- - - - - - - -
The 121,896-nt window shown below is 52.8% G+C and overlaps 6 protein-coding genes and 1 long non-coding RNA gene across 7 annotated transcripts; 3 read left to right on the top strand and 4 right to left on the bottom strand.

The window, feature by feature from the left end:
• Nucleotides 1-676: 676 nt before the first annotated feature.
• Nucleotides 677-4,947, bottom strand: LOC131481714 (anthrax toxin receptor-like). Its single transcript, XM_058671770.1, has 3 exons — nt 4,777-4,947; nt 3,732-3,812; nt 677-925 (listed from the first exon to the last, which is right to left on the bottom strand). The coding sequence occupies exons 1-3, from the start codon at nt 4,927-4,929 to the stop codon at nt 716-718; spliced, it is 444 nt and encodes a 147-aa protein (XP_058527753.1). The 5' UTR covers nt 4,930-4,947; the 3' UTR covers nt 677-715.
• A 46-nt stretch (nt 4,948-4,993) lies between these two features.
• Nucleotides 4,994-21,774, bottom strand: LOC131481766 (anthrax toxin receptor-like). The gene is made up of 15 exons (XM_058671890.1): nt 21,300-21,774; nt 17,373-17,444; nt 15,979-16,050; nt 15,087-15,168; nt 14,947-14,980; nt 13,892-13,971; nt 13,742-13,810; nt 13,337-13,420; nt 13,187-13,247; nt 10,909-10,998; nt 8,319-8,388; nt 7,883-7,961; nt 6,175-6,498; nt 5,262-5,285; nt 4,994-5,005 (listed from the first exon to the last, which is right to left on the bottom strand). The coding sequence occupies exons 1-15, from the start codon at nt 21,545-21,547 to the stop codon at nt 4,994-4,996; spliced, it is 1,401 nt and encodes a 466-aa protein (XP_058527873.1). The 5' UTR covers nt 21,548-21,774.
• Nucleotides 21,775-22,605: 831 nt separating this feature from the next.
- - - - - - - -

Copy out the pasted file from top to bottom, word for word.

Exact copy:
The 121,896-nt window shown below is 52.8% G+C and overlaps 6 protein-coding genes and 1 long non-coding RNA gene across 7 annotated transcripts; 3 read left to right on the top strand and 4 right to left on the bottom strand.

The window, feature by feature from the left end:
• Nucleotides 1-676: 676 nt before the first annotated feature.
• Nucleotides 677-4,947, bottom strand: LOC131481714 (anthrax toxin receptor-like). Its single transcript, XM_058671770.1, has 3 exons — nt 4,777-4,947; nt 3,732-3,812; nt 677-925 (listed from the first exon to the last, which is right to left on the bottom strand). The coding sequence occupies exons 1-3, from the start codon at nt 4,927-4,929 to the stop codon at nt 716-718; spliced, it is 444 nt and encodes a 147-aa protein (XP_058527753.1). The 5' UTR covers nt 4,930-4,947; the 3' UTR covers nt 677-715.
• A 46-nt stretch (nt 4,948-4,993) lies between these two features.
• Nucleotides 4,994-21,774, bottom strand: LOC131481766 (anthrax toxin receptor-like). The gene is made up of 15 exons (XM_058671890.1): nt 21,300-21,774; nt 17,373-17,444; nt 15,979-16,050; nt 15,087-15,168; nt 14,947-14,980; nt 13,892-13,971; nt 13,742-13,810; nt 13,337-13,420; nt 13,187-13,247; nt 10,909-10,998; nt 8,319-8,388; nt 7,883-7,961; nt 6,175-6,498; nt 5,262-5,285; nt 4,994-5,005 (listed from the first exon to the last, which is right to left on the bottom strand). The coding sequence occupies exons 1-15, from the start codon at nt 21,545-21,547 to the stop codon at nt 4,994-4,996; spliced, it is 1,401 nt and encodes a 466-aa protein (XP_058527873.1). The 5' UTR covers nt 21,548-21,774.
• Nucleotides 21,775-22,605: 831 nt separating this feature from the next.